July 21, 2012


on a recent study break (I'm studying for a big med school test which is why I've been so off-blogging) I went on a hike with some friends where part of the discussion led us to the types of quests we're interested in reading about.  There are lots of types of quests - 

One is the classic quest towards a primary goal where all the tasks along the way are necessary in order to learn things or obtain weapons or make friends that help you in achieving that goal.  A contemporary example is Harry Potter - where the goal is to beat Voldemort, or Lord of the Rings, where the goal is to destroy the one ring in Mt. Doom.

The other quest is the one where there is a vague goal at the end, but the adventure is much more the point, and the obstacles have less to do with moving you closer to the quest and more just what happens to get in your way.  The classic example of this might be Odysseus, where he keeps trying to get home, but adventures just keep popping up in his way.  They don't necessarily help him get closer to home or learn things that help him get home, but the journey helps him learn just how important home is.   Hobbit (part of my current summer reading) is also this type of quest and I had forgotten just how many adventures are squeezed into this short book.   It's what made it way more fun to read than the LOTR as a kid, and in a funny way, is a better metaphor for my life right now.  Even though there are definitely some big goals that I'm working towards, my daily life feels like a lot of not-necessarily-related obstacles to puzzle through, that don't exactly get me closer to those big goals but allow me to stumble into all sorts of adventures and questions.  I'm into it.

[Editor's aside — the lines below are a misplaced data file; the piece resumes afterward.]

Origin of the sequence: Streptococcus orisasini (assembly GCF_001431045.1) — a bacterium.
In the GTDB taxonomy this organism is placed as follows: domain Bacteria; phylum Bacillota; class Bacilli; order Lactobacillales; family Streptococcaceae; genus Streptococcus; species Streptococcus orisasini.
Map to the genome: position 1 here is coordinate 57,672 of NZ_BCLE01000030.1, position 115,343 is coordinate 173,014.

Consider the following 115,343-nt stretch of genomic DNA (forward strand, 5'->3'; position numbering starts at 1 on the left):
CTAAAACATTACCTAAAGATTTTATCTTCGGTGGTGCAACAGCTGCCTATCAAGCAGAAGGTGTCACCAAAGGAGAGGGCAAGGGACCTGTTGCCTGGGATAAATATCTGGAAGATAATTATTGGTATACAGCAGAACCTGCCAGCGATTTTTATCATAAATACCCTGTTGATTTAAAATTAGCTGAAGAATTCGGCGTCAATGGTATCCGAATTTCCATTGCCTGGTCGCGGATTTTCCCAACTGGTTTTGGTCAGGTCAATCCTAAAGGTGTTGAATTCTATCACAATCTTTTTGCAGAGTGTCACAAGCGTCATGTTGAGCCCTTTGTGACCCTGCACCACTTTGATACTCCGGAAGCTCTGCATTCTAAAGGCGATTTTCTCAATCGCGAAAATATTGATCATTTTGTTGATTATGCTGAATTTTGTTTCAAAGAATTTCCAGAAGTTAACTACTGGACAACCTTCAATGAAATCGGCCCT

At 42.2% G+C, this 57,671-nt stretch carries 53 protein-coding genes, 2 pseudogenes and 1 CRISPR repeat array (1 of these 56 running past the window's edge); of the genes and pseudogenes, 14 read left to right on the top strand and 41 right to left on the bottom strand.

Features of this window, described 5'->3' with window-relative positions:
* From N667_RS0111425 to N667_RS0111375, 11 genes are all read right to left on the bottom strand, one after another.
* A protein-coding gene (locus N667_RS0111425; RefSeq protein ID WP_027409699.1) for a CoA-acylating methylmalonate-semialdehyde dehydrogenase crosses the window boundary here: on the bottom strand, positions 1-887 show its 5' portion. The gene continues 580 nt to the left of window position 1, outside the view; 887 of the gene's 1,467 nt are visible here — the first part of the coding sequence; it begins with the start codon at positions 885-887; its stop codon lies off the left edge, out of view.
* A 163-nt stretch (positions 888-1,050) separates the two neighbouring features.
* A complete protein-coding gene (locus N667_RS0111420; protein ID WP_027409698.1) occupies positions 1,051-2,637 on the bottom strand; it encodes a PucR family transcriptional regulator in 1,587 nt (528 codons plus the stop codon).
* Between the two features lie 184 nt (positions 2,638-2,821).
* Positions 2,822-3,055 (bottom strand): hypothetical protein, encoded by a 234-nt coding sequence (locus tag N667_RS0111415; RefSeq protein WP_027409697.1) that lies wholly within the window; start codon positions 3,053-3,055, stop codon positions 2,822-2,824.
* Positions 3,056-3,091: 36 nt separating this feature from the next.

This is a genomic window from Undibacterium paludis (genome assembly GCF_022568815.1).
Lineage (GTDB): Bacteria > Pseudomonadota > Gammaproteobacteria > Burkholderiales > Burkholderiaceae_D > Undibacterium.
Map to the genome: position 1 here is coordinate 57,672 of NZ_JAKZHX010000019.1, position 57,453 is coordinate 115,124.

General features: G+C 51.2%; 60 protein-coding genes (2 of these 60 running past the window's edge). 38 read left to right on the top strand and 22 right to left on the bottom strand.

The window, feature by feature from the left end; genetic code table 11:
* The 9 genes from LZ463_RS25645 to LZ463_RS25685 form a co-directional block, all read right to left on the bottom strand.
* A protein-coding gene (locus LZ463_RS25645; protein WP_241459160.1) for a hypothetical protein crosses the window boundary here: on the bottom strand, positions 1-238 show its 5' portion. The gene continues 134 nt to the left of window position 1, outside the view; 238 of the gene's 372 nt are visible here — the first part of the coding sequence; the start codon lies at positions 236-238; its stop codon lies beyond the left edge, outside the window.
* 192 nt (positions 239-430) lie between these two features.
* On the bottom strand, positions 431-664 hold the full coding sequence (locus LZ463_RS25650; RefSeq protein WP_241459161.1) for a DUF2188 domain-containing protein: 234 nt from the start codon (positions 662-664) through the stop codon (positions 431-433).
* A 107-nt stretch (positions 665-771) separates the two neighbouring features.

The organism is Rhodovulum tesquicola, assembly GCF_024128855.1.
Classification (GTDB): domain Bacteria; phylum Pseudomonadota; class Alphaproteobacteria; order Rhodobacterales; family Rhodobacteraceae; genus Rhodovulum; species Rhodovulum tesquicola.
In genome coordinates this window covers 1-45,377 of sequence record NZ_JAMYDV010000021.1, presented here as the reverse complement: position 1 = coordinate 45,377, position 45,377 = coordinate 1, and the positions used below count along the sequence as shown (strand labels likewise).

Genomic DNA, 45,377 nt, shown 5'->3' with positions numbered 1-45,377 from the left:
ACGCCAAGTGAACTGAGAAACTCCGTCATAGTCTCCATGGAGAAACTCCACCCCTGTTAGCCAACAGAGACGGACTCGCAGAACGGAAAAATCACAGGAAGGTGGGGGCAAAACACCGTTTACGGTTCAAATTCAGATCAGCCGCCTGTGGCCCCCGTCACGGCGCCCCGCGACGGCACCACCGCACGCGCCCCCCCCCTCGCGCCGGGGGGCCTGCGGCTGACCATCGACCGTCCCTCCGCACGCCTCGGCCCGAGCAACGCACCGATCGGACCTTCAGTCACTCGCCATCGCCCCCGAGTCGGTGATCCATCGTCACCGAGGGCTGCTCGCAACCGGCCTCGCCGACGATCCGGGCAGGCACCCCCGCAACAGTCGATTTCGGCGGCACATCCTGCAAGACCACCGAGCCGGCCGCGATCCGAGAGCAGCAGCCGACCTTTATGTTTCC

"There is a lot more to [Mr. Baggins] that you guess, and a deal more than he has any idea of himself."
- Gandalf in the opening chapter of the Hobbit

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